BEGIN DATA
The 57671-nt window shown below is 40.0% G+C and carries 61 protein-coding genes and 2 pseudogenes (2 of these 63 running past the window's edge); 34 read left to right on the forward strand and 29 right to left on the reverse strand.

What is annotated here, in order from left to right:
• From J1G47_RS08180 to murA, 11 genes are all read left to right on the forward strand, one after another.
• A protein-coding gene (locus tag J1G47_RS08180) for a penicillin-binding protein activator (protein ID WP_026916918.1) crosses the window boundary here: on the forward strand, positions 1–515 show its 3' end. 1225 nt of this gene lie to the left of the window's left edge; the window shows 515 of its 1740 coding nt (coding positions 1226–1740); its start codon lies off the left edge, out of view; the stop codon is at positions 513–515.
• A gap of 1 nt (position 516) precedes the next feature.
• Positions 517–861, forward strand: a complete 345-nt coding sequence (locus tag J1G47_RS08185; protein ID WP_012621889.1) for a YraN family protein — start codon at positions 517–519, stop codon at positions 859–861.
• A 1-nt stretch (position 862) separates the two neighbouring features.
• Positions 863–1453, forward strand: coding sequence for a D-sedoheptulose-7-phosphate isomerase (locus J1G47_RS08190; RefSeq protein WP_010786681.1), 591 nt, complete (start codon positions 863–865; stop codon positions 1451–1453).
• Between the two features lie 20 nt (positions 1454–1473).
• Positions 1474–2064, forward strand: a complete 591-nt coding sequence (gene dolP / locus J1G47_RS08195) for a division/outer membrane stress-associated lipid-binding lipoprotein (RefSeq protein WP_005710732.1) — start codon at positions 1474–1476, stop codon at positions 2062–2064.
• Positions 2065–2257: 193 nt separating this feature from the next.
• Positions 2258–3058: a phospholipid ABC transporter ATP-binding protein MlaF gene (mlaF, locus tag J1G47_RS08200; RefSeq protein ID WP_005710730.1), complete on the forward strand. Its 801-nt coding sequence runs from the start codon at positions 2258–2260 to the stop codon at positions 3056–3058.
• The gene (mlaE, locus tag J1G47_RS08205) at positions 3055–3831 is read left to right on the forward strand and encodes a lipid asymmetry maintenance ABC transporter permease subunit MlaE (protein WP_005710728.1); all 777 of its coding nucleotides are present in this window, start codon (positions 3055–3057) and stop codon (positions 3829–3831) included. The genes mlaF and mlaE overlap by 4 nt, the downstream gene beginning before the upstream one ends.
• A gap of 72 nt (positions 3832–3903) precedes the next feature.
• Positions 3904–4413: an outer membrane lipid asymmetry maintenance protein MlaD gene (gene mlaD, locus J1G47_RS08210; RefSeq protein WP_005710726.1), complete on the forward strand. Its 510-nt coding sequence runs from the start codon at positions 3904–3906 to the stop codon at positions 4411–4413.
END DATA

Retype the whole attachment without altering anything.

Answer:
The 57671-nt window shown below is 40.0% G+C and carries 61 protein-coding genes and 2 pseudogenes (2 of these 63 running past the window's edge); 34 read left to right on the forward strand and 29 right to left on the reverse strand.

What is annotated here, in order from left to right:
• From J1G47_RS08180 to murA, 11 genes are all read left to right on the forward strand, one after another.
• A protein-coding gene (locus tag J1G47_RS08180) for a penicillin-binding protein activator (protein ID WP_026916918.1) crosses the window boundary here: on the forward strand, positions 1–515 show its 3' end. 1225 nt of this gene lie to the left of the window's left edge; the window shows 515 of its 1740 coding nt (coding positions 1226–1740); its start codon lies off the left edge, out of view; the stop codon is at positions 513–515.
• A gap of 1 nt (position 516) precedes the next feature.
• Positions 517–861, forward strand: a complete 345-nt coding sequence (locus tag J1G47_RS08185; protein ID WP_012621889.1) for a YraN family protein — start codon at positions 517–519, stop codon at positions 859–861.
• A 1-nt stretch (position 862) separates the two neighbouring features.
• Positions 863–1453, forward strand: coding sequence for a D-sedoheptulose-7-phosphate isomerase (locus J1G47_RS08190; RefSeq protein WP_010786681.1), 591 nt, complete (start codon positions 863–865; stop codon positions 1451–1453).
• Between the two features lie 20 nt (positions 1454–1473).
• Positions 1474–2064, forward strand: a complete 591-nt coding sequence (gene dolP / locus J1G47_RS08195) for a division/outer membrane stress-associated lipid-binding lipoprotein (RefSeq protein WP_005710732.1) — start codon at positions 1474–1476, stop codon at positions 2062–2064.
• Positions 2065–2257: 193 nt separating this feature from the next.
• Positions 2258–3058: a phospholipid ABC transporter ATP-binding protein MlaF gene (mlaF, locus tag J1G47_RS08200; RefSeq protein ID WP_005710730.1), complete on the forward strand. Its 801-nt coding sequence runs from the start codon at positions 2258–2260 to the stop codon at positions 3056–3058.
• The gene (mlaE, locus tag J1G47_RS08205) at positions 3055–3831 is read left to right on the forward strand and encodes a lipid asymmetry maintenance ABC transporter permease subunit MlaE (protein WP_005710728.1); all 777 of its coding nucleotides are present in this window, start codon (positions 3055–3057) and stop codon (positions 3829–3831) included. The genes mlaF and mlaE overlap by 4 nt, the downstream gene beginning before the upstream one ends.
• A gap of 72 nt (positions 3832–3903) precedes the next feature.
• Positions 3904–4413: an outer membrane lipid asymmetry maintenance protein MlaD gene (gene mlaD, locus J1G47_RS08210; RefSeq protein WP_005710726.1), complete on the forward strand. Its 510-nt coding sequence runs from the start codon at positions 3904–3906 to the stop codon at positions 4411–4413.